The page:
In the barracks, we had this three drawer chest that was probably about the size of a nightstand.  It was serviceable but ugly (curiously, I could not find a picture of it online.  Maybe that’s a clue on the ugliness!).  But I did find a picture of what it is was supposed to look inside.  We had a diagram of how it was supposed to look and it had to follow that at all times.  I ended up have a set of all this stuff for that chest, and then a separate set of stuff that I actually used because it was so hard to get it exactly to inspection standards.  That made it terrible for the limited storage because I was having to buy two of everything.  Though I did get sneaky.  I discovered that if the drawer looked neat on the top, with all the clothes nicely folded, they didn’t look to see if there was chaos underneath.

Oh, yes, I was a bad soldier.

On the work side, since I was in an office, my squad leader was always getting on me about how my desk looked, and I kept thinking, “But how am I supposed to work?” I also had this one sergeant who would follow behind me and rearrange supplies because he wasn’t happy with how they looked. Oooh-kaaaay …

Looking back on it now, I often like I couldn’t be me, really, anywhere. This was such an issue that when I was able to finally move into an apartment, I went almost entirely in the opposite direction and exploded with messiness. I ended up having to bring it back more to the center and understand how I needed to organize.

So it was quite a shock after I got out of the army and a coworker told me she envied my organization skills. Organized? Me? When I’m so messy? So it’s been an evolving experience away from what the army taught me to what really does work for me.

Next up will be “the Practicality of the army uniform” so tune in, same military channel, same military time tomorrow.

The GI Party — No, it’s not what you just thought


I bet you had an immediate image of a soldiers out there partying things up.  The term G.I. party comes from World War II.  Then it was an intensive cleanup of the barracks on Friday evening (!) for an inspection on Saturday morning.  Ours was done during the week, and we didn’t have a choice in participating.

What would happen is the first sergeant, who was the senior enlisted in the company, would do random inspections of the barracks.  If he was unhappy with a section, then the platoon sergeant would be notified, and next thing the soldiers knew, it was time for a G.I. Party.  With the female section, it was a little different because there were only about seven of us.  No platoon sergeant was in charge of our area because we were a mix of platoons.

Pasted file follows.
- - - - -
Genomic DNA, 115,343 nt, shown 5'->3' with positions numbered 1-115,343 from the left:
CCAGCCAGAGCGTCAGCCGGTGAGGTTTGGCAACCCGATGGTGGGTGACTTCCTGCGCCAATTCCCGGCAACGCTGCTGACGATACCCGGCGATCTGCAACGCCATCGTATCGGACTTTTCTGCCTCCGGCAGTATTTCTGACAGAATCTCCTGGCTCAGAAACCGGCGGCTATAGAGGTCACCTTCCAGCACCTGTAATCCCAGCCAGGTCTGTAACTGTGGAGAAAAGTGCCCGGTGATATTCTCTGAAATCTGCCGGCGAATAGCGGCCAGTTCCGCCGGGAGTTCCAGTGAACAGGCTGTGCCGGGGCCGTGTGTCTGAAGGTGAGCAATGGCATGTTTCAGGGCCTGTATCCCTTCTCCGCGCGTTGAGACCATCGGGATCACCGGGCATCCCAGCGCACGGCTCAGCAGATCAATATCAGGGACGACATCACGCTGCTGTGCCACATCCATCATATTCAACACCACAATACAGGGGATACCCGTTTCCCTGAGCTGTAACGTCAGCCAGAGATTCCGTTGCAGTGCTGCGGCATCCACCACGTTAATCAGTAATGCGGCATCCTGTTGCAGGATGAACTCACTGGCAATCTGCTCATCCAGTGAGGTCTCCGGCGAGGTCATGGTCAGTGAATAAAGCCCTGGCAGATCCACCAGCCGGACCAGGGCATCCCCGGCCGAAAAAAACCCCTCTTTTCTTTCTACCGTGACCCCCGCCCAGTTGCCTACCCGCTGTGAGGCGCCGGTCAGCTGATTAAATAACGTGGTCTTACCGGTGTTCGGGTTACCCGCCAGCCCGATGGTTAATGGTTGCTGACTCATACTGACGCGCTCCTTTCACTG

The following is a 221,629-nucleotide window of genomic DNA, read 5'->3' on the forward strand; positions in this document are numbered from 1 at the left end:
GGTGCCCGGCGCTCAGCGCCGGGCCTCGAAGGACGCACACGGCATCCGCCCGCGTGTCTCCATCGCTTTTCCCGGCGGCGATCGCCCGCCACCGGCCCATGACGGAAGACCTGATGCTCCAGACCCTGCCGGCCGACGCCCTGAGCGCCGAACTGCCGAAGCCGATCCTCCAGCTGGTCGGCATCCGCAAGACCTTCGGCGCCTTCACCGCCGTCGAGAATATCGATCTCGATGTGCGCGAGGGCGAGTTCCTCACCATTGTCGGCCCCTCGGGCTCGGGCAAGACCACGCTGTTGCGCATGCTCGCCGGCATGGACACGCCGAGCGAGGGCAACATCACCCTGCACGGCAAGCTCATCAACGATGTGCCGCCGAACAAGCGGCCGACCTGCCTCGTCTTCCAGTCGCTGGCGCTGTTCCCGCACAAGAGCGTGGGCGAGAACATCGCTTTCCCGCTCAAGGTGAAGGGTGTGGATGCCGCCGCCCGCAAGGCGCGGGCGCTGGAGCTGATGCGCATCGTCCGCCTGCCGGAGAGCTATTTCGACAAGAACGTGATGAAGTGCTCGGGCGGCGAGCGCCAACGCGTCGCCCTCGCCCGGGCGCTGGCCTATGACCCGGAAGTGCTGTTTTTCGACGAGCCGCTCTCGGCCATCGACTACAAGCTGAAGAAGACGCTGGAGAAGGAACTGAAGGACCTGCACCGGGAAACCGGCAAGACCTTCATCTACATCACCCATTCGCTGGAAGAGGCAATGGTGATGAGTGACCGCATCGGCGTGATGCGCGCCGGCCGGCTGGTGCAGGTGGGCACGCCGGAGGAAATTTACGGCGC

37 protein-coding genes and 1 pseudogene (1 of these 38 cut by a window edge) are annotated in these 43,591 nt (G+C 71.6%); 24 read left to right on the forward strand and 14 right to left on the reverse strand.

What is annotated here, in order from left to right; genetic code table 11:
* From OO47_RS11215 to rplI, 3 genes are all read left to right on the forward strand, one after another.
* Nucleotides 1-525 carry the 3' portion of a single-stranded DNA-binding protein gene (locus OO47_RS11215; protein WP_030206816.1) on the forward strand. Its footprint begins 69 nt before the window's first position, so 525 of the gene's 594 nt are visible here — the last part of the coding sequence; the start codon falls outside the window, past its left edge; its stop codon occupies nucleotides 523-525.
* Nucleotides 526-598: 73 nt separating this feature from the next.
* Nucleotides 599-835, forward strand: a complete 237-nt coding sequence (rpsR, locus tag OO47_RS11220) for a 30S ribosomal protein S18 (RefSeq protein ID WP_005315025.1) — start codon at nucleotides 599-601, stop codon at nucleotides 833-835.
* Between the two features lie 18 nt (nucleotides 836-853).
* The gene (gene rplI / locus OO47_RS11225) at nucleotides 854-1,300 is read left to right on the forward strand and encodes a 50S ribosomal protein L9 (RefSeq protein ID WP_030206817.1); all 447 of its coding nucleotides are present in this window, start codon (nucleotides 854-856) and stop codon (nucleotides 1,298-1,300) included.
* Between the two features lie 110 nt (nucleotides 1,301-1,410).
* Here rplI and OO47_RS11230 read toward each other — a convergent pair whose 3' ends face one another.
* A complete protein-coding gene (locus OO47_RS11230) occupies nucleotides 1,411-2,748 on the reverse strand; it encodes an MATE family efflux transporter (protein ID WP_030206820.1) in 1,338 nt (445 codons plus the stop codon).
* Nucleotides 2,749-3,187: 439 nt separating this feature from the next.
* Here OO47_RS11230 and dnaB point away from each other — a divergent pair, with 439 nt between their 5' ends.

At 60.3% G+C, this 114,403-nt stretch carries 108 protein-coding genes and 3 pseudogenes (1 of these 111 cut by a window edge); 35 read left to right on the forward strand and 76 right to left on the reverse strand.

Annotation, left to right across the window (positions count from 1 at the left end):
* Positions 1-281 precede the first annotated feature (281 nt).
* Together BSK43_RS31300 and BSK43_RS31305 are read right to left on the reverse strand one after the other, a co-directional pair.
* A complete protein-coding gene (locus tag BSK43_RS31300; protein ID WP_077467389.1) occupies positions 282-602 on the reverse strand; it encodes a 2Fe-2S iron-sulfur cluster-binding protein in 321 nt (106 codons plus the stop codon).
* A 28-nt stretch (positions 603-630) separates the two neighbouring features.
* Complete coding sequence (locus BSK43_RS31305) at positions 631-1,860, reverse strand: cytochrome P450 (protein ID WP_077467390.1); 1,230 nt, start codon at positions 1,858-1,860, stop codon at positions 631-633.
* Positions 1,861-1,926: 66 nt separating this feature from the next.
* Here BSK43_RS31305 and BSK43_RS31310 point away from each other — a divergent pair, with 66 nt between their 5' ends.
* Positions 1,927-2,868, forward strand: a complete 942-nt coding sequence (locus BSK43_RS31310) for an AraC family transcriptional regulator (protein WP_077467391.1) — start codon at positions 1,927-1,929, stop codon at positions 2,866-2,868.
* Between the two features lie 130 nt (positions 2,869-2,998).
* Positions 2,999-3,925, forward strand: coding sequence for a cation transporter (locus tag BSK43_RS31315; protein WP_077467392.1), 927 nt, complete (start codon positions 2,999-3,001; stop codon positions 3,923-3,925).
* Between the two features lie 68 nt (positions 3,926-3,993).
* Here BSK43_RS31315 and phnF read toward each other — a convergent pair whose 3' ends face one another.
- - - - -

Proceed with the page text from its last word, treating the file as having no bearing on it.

But we heard about it at final formation when the first sergeant declared our area “Fubar,” which means (fowled) up beyond all recognition.  No one told us what was wrong, so launched into massive cleanup for several hours.  We didn’t do it with toothbrushes or anything weird like that — it was all floor stripper, wax, bleach, pine oil, green scrubbing pads, mops, and brooms.  We had to do both our rooms and the common areas, which were the hallways and the latrine.

The G.I. Party included bleaching the bathroom floor because that kept the grout from discoloring.  I also liked bleach because you knew when you walked in the door that it had been cleaned, and with luck, maybe an inspection for the area was bypassed.  Sinks, toilets, and showers were cleaned.

For the hallway, we stripped the wax off the floor, cleaned it, and then waxed it again.  After that, we buffed the floor with our buffer (which we sometimes had to hide, since the males stole it on occasion).  The buffer isn’t like the ones you see in the office — those are easy to handle.  With the ones the army had, it was like a bucking bronco.  Very hard to control.  Sometimes it seemed like it had a mind of its own and would smash from wall to wall.

The floors in the rooms were also stripped, cleaned, waxed, and buffed.  We wiped off the top of the wall lockers, window sills, and anything else we could find.  The barracks gleamed.  There’s really nothing like a freshly polished floor.

Next day: Fubar again.  Another G.I. Party.  What else can we clean?  It seemed to be something in the common area, but what?  We renew our efforts and make everything shinier and cleaner.

Next day: Fubar again.  Another G.I. Party.  Now we’re begging our sergeants to tell us what he’s finding so we can get it taken care of and no one will tell us.  No one wants to be responsible for the female area..